Math is all around us. Some people fight it, like the individuals who dreaded going to algebra class in high school. But others embrace math and love the logical problem solving that comes with numbers and complicated equations. If you identify with the latter, congratulations, you’re a math nerd! Lucky for you, there are a plethora of ways you can turn your love of math into a profitable career.
An understanding of numbers and equations isn’t just for the theoretical mathematicians. These skills translate to jobs in finance, analysis, computer development, and even medicine. Math is involved in so many fields, so it’s up to you to find the best one to fit your interests and passions. And there is never a shortage of jobs for individuals who are skilled in math. Check out a few of these in-demand jobs that will utilize your math skills while challenging your brain with puzzles and problem-solving.
For whatever reason, accounting sometimes gets a bad reputation for being stiff and boring. That is not true at all. If you like working with numbers, you could enjoy this position. As an accountant, it is your job to record and process the financial transactions of different businesses.
This career allows you to work with different people while finding solutions to tough problems and using math every day. Plus, you have opportunities to spice things up and add your personal flavor to the workplace with a self addressed envelope or personalized labels for your tax returns. Especially during tax season, you’ll be busy, so be sure you have the right tools for the job. Invest in quality envelopes and stationery.
If you like math and money, then investing is a perfect career for you. You spend your days predicting shifts in the stock market using statistics and analysis. Help yourself or your clients earn big returns on investments by understanding the exchange commission and financial risks.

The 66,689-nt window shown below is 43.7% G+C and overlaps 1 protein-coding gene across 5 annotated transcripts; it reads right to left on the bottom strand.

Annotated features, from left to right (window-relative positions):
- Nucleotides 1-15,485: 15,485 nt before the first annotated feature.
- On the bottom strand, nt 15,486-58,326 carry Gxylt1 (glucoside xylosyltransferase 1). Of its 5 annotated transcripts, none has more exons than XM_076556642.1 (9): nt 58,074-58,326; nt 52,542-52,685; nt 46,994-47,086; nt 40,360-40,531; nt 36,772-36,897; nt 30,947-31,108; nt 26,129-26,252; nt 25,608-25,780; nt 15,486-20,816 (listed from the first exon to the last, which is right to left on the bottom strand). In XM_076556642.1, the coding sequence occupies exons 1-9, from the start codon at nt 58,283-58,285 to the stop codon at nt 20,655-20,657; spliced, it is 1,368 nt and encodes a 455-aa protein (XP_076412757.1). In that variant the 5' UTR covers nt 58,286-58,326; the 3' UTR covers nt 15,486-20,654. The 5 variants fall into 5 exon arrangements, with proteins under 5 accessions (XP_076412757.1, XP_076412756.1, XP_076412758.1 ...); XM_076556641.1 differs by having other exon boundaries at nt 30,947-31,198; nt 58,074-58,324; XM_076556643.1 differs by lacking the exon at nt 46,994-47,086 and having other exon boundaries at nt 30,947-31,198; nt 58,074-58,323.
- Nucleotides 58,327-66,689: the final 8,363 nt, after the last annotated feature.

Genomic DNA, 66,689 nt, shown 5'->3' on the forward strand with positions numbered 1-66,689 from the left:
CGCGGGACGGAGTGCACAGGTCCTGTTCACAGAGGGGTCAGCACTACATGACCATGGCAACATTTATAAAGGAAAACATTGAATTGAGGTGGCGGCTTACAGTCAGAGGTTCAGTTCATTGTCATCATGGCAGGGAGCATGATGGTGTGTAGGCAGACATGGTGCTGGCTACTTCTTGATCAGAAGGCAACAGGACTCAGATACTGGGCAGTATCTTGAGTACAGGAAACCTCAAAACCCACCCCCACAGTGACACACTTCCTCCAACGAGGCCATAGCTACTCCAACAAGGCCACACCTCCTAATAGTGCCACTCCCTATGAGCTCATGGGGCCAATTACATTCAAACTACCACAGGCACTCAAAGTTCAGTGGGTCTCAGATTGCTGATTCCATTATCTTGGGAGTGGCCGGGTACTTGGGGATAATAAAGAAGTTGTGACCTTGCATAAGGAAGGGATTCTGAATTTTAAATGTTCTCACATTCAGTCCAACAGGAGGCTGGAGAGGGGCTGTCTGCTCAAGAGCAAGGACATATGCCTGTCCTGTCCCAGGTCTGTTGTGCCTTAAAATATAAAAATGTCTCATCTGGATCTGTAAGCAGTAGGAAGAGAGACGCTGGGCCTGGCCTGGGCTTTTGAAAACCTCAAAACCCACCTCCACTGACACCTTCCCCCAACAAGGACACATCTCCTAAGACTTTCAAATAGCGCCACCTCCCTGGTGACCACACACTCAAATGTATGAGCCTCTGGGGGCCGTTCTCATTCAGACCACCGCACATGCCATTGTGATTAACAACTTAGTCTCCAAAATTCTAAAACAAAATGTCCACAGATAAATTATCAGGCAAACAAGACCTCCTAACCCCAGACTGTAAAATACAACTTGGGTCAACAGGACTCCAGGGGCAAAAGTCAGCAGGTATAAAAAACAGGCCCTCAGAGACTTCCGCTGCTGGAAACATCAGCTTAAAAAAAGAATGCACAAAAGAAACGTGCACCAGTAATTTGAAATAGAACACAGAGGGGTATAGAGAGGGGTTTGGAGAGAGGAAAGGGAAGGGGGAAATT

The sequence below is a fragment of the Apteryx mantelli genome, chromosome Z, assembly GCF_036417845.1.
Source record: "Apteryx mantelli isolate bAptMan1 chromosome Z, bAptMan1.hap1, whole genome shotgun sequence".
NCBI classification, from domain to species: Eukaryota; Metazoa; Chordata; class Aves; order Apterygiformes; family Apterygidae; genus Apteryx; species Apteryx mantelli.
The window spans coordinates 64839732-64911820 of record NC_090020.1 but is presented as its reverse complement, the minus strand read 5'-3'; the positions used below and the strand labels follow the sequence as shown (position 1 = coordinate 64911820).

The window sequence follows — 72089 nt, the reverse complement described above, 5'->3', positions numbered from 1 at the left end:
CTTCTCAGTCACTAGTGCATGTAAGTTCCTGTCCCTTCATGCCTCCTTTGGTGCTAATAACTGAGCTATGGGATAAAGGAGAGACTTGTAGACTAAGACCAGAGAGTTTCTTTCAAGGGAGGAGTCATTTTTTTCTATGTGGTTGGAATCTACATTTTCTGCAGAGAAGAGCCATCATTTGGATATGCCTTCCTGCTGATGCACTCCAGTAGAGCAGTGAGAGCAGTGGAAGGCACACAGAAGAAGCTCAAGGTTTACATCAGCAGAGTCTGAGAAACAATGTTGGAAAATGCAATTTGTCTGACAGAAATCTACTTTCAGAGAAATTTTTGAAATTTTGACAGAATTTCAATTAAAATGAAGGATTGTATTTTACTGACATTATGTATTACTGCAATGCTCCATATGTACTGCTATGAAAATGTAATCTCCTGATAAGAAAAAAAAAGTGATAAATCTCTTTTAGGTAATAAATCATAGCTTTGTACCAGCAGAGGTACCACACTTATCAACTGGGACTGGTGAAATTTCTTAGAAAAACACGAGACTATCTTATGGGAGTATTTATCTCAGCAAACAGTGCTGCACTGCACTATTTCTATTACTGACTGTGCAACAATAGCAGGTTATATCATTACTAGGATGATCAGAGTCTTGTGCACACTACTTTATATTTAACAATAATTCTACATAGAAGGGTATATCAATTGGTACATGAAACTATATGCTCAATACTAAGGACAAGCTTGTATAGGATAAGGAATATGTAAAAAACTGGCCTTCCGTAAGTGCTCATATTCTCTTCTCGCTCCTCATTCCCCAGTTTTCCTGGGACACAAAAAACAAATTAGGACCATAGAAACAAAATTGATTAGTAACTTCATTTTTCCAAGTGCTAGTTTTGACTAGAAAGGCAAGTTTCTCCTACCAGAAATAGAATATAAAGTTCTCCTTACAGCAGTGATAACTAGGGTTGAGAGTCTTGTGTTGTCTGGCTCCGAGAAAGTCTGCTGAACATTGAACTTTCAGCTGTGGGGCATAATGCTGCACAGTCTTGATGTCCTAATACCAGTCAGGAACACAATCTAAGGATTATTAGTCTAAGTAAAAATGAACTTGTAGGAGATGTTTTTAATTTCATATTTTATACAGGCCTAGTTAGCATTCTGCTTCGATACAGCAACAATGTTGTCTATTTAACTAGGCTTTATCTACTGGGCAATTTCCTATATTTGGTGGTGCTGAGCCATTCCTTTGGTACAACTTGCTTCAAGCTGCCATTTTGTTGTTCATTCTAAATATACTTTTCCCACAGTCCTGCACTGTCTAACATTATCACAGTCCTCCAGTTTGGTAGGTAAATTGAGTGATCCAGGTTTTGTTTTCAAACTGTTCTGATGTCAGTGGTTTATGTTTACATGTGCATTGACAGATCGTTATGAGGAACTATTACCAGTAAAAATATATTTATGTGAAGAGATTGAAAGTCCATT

If you’re finding initial success as an investor, you may be wondering how to become an accredited investor. This distinction allows you to trade financial securities even if they are not registered with the financial authority. There are certain stipulations to this status depending on the country you live in. Within the United States, an accredited investor must have an annual income of over $200,000 for the past two years or a net worth over one million dollars.
If you’re a married couple, you’ll need verification of a joint income past a certain threshold as well. However, in recent years, regulators are working to change the definition of an accredited investor to include qualifications and professional knowledge for applicants. This reasonable expectation is opening up this type of investment to more of the general public.
Perhaps one of the most in-demand math-based careers is being an auditor. With this career, you have the opportunity to investigate big businesses for mismanagement or help eliminate waste. Auditors usually work with an outside company and can investigate any number of issues. If you’ve ever wondered how do banks investigate ATM fraud or what happens when white-collar crime runs rampant or any other big financial questions, this may be a career for you.
Another career that covers a wide range of areas is analysis. A data or research analyst helps companies develop strategic plans to lower waste and increase profit. A financial analyst helps evaluate the risks of people‘s money and investment opportunities. Even a job as an economist is essentially analyzing trends and concerns with the overall economy. If you like researching numbers and making sense of statistics, this is a good path for you.
In the U.S., medical scientists combine their scientific research with math to help develop medicines and test new treatments. Math and science have always gone hand in hand, so why not combine your interests in a career where you get to help people? Consider using your skills to run trials and research cures and make the world a better place.